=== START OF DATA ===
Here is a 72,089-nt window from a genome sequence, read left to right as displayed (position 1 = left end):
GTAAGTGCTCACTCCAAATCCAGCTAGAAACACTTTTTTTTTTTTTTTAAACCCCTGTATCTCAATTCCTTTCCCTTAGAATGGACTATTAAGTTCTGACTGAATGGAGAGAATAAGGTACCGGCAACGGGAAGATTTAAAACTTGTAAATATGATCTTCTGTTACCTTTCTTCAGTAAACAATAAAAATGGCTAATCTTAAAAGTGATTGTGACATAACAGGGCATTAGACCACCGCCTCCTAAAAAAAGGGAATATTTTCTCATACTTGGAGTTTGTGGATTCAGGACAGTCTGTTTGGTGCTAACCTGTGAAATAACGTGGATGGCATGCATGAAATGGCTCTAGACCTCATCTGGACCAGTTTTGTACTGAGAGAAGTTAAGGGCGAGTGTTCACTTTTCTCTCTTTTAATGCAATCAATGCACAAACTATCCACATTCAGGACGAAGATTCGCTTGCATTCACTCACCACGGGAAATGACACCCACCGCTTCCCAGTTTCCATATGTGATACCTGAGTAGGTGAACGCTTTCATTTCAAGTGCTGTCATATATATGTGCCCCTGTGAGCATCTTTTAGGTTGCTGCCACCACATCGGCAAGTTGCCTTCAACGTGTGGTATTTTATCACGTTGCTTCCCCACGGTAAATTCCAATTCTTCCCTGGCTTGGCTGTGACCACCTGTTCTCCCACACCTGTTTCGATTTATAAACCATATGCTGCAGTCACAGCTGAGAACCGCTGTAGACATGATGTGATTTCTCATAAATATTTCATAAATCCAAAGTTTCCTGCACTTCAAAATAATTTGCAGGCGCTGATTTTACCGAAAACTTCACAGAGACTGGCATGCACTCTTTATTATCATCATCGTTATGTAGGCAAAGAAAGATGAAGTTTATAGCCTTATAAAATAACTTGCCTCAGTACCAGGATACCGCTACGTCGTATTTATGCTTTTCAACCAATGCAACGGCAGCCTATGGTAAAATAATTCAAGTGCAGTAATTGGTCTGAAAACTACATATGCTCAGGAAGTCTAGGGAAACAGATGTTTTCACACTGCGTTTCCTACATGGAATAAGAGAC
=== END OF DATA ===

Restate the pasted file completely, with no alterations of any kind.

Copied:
Here is a 72,089-nt window from a genome sequence, read left to right as displayed (position 1 = left end):
GTAAGTGCTCACTCCAAATCCAGCTAGAAACACTTTTTTTTTTTTTTTAAACCCCTGTATCTCAATTCCTTTCCCTTAGAATGGACTATTAAGTTCTGACTGAATGGAGAGAATAAGGTACCGGCAACGGGAAGATTTAAAACTTGTAAATATGATCTTCTGTTACCTTTCTTCAGTAAACAATAAAAATGGCTAATCTTAAAAGTGATTGTGACATAACAGGGCATTAGACCACCGCCTCCTAAAAAAAGGGAATATTTTCTCATACTTGGAGTTTGTGGATTCAGGACAGTCTGTTTGGTGCTAACCTGTGAAATAACGTGGATGGCATGCATGAAATGGCTCTAGACCTCATCTGGACCAGTTTTGTACTGAGAGAAGTTAAGGGCGAGTGTTCACTTTTCTCTCTTTTAATGCAATCAATGCACAAACTATCCACATTCAGGACGAAGATTCGCTTGCATTCACTCACCACGGGAAATGACACCCACCGCTTCCCAGTTTCCATATGTGATACCTGAGTAGGTGAACGCTTTCATTTCAAGTGCTGTCATATATATGTGCCCCTGTGAGCATCTTTTAGGTTGCTGCCACCACATCGGCAAGTTGCCTTCAACGTGTGGTATTTTATCACGTTGCTTCCCCACGGTAAATTCCAATTCTTCCCTGGCTTGGCTGTGACCACCTGTTCTCCCACACCTGTTTCGATTTATAAACCATATGCTGCAGTCACAGCTGAGAACCGCTGTAGACATGATGTGATTTCTCATAAATATTTCATAAATCCAAAGTTTCCTGCACTTCAAAATAATTTGCAGGCGCTGATTTTACCGAAAACTTCACAGAGACTGGCATGCACTCTTTATTATCATCATCGTTATGTAGGCAAAGAAAGATGAAGTTTATAGCCTTATAAAATAACTTGCCTCAGTACCAGGATACCGCTACGTCGTATTTATGCTTTTCAACCAATGCAACGGCAGCCTATGGTAAAATAATTCAAGTGCAGTAATTGGTCTGAAAACTACATATGCTCAGGAAGTCTAGGGAAACAGATGTTTTCACACTGCGTTTCCTACATGGAATAAGAGAC